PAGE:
Lutheran: How can evangelicals read that verse, spoken by our Lord himself, and somehow still believe that baptism is simply OUR public profession of faith?
Some ancient manuscripts of Mark’s Gospel contain these verses and others do not, which presents a puzzle for scholars who specialize in the history of such manuscripts. This longer ending is missing from various old and reliable Greek manuscripts (esp. Sinaiticus and Vaticanus), as well as numerous early Latin, Syriac, Armenian, and Georgian manuscripts. Early church fathers (e.g., Origen and Clement of Alexandria) did not appear to know of these verses. Eusebius and Jerome state that this section is missing in most manuscripts available at their time. And some manuscripts that contain vv. 9–20 indicate that older manuscripts lack the section. On the other hand, some early and many later manuscripts (such as the manuscripts known as A, C, and D) contain vv. 9–20, and many church fathers (such as Irenaeus) evidently knew of these verses. As for the verses themselves, they contain various Greek words and expressions uncommon to Mark, and there are stylistic differences as well. Many think this shows vv. 9–20 to be a later addition. In summary, vv. 9–20 should be read with caution. As in many translations, the editors of the esv have placed the section within brackets, showing their doubts as to whether it was originally part of what Mark wrote, but also recognizing its long history of acceptance by many in the church.
now to answer the specific question, assuming mark 16:16 is original,i quote again (for the sake of time, i am quoting people/positions that articulate succinctly my own position)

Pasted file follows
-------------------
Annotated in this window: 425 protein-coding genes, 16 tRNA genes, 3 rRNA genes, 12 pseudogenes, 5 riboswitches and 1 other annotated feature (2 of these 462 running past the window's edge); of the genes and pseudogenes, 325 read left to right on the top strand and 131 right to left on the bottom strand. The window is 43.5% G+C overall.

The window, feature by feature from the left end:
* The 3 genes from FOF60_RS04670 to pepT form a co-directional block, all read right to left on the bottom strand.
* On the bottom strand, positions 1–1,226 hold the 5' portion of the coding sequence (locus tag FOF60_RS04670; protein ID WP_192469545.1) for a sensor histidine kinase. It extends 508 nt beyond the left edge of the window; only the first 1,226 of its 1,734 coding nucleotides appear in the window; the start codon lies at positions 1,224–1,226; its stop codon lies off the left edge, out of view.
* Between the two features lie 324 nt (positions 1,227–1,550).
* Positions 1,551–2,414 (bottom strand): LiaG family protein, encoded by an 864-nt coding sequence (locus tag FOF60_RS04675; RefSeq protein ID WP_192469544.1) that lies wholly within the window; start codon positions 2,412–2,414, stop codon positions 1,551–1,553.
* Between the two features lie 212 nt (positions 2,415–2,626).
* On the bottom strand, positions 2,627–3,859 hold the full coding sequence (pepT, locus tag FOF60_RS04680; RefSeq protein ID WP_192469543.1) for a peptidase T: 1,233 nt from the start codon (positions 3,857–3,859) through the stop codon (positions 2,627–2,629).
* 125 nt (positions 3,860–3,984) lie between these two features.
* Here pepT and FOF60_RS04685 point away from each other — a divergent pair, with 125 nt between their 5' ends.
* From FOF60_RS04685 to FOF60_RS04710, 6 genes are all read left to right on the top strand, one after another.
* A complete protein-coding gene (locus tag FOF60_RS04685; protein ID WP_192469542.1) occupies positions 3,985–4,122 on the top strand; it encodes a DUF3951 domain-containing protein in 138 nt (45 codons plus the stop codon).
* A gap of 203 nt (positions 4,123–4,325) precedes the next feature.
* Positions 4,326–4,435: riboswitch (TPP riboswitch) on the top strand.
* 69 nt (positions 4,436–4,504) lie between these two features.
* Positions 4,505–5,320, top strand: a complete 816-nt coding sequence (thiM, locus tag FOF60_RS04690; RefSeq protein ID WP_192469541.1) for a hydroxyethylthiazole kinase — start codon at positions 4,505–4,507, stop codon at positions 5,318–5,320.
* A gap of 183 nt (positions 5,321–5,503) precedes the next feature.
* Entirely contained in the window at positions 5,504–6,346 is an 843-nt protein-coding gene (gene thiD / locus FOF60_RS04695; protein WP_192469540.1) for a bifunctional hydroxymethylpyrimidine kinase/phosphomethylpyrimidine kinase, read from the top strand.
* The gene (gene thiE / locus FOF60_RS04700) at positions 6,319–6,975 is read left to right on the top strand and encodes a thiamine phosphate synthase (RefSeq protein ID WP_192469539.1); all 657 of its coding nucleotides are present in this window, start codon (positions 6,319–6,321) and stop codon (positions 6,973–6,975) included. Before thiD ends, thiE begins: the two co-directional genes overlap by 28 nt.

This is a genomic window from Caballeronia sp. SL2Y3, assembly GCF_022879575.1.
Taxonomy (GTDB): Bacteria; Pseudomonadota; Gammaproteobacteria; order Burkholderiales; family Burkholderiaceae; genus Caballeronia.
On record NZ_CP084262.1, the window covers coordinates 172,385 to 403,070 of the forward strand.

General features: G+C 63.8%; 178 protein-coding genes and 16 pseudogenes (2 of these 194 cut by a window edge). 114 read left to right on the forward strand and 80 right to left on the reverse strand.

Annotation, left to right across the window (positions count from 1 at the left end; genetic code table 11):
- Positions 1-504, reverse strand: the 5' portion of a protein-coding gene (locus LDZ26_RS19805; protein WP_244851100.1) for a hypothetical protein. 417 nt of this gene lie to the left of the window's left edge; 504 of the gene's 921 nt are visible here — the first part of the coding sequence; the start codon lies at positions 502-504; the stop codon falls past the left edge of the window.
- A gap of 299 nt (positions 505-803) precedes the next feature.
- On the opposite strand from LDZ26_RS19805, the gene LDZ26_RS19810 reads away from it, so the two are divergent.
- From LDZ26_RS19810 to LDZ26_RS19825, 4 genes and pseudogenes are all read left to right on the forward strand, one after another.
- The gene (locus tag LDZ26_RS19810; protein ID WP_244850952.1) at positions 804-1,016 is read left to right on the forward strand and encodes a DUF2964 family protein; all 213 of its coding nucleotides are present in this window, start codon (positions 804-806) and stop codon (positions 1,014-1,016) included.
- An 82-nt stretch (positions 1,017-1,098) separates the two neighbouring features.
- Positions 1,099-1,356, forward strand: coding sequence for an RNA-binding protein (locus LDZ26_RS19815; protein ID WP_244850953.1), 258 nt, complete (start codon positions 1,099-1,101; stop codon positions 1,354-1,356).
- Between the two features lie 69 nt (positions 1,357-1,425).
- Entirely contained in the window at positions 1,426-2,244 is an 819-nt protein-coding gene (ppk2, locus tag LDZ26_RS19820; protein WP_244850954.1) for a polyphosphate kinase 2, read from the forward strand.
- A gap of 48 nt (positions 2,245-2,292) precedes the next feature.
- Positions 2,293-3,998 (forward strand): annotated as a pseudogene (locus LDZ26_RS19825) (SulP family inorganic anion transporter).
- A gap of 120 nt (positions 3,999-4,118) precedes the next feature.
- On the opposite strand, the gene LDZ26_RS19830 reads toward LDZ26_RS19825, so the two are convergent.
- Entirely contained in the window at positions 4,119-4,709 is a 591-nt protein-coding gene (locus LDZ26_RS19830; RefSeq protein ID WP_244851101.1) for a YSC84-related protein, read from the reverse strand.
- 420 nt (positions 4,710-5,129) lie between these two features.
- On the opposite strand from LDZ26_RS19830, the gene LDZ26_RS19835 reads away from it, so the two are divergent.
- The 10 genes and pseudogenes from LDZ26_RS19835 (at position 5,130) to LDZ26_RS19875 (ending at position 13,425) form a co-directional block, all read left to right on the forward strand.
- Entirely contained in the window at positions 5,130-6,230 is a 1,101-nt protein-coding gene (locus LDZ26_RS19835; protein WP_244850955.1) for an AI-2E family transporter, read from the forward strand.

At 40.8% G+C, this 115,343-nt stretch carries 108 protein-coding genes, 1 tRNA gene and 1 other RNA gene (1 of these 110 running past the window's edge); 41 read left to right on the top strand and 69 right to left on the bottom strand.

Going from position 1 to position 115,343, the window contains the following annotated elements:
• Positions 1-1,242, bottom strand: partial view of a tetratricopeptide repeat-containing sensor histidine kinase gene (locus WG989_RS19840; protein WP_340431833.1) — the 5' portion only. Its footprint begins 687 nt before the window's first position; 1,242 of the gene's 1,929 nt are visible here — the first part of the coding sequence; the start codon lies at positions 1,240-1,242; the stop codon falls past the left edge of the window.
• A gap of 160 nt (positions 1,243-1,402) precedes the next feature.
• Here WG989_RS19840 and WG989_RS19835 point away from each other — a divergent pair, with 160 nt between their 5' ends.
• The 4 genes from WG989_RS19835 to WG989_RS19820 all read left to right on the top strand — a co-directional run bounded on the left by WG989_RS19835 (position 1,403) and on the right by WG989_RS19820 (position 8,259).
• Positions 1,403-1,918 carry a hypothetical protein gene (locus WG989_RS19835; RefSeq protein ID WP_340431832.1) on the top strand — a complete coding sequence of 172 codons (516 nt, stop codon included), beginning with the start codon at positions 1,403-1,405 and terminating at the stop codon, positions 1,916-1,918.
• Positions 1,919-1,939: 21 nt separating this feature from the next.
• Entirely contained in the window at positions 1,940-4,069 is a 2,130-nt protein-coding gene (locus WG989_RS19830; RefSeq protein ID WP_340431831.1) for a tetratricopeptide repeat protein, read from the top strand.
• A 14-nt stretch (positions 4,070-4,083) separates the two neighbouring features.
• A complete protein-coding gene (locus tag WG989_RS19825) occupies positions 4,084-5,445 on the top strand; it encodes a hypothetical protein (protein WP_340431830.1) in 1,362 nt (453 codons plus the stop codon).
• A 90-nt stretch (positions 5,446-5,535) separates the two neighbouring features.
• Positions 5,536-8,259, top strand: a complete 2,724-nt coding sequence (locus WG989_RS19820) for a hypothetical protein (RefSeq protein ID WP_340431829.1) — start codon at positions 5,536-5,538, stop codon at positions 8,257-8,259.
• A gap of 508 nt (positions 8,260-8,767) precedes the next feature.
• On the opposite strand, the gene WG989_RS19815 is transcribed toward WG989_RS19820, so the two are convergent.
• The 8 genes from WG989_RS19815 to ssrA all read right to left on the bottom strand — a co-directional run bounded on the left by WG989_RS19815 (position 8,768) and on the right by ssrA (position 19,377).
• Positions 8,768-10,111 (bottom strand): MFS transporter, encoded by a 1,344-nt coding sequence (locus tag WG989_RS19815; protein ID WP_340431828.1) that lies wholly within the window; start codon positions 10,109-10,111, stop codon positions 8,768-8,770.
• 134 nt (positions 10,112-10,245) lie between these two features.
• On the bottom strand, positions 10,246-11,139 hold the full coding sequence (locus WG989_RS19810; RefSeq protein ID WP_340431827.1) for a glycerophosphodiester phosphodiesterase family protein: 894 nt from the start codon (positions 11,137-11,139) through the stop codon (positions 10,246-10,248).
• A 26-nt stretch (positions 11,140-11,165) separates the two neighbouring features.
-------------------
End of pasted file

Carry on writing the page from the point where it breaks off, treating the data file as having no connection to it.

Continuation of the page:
Mark 16:16 does not say that baptism is a requirement for salvation. Let me show you why. I could easily say that he who believes and goes to church will be saved. That is true. But it is belief that saves, not belief and going to church. Likewise, if you believe and read your Bible, you'll be saved. But it isn't reading your Bible that saves you. Rather, belief in Christ, in His sacrifice, is what saves. As I've stated in other papers on this subject, there are numerous verses that clearly demonstrate that justification is by faith (Rom. 5:1; Eph. 2:8; Phil. 3:9; etc.). Belief in what God has done on the cross as a sacrifice, not what man can do by believing and getting baptized, is what results in salvation. Baptism is simply a public demonstration of the inner work of regeneration. This is why the rest of the verse says, "...but he who does not believe will be condemned," Mark 16:16 focuses on the issue of belief, not baptism. Notice that it does not say that he who is not baptized will not be saved. It never says that anywhere in scripture. - matt slick
this next one is lengthy,but thorough...
it is quite clear from such passages as Acts 15 and Romans 4 that no external act is necessary for salvation. Salvation is by divine grace through faith alone (Romans 3:22, 24, 25, 26, 28, 30; 4:5; Galatians 2:16; Ephesians 2:8-9; Philippians 3:9, etc.)
It is possible that to a first-century Jewish audience (as well as to Peter), the idea of baptism might incorporate both the spiritual reality and the physical symbol. In other words, when one spoke of baptism, he usually meant both ideas--the reality and the ritual. Peter is shown to make the strong connection between these two in chapters 10 and 11. In 11:15-16 he recounts the conversion of Cornelius and friends, pointing out that at the point of their conversion they were baptized by the Holy Spirit. After he had seen this, he declared, "Surely no one can refuse the water for these to be baptized who have received the Holy Spirit..." (10:47).The point seems to be that if they have had the internal testimony of the Holy Spirit via spiritual baptism, there ought to be a public testimony/acknowledgment via water baptism as well. This may not only explain Acts 2:38 (viz., that Peter spoke of both reality and picture, though only the reality removes sins), but also why the NT speaks of only baptized believers (as far as we can tell): Water baptism is not a cause of salvation, but a picture; and as such it serves both as a public acknowledgment (by those present) and a public confession (by the convert) that one has been Spirit-baptized.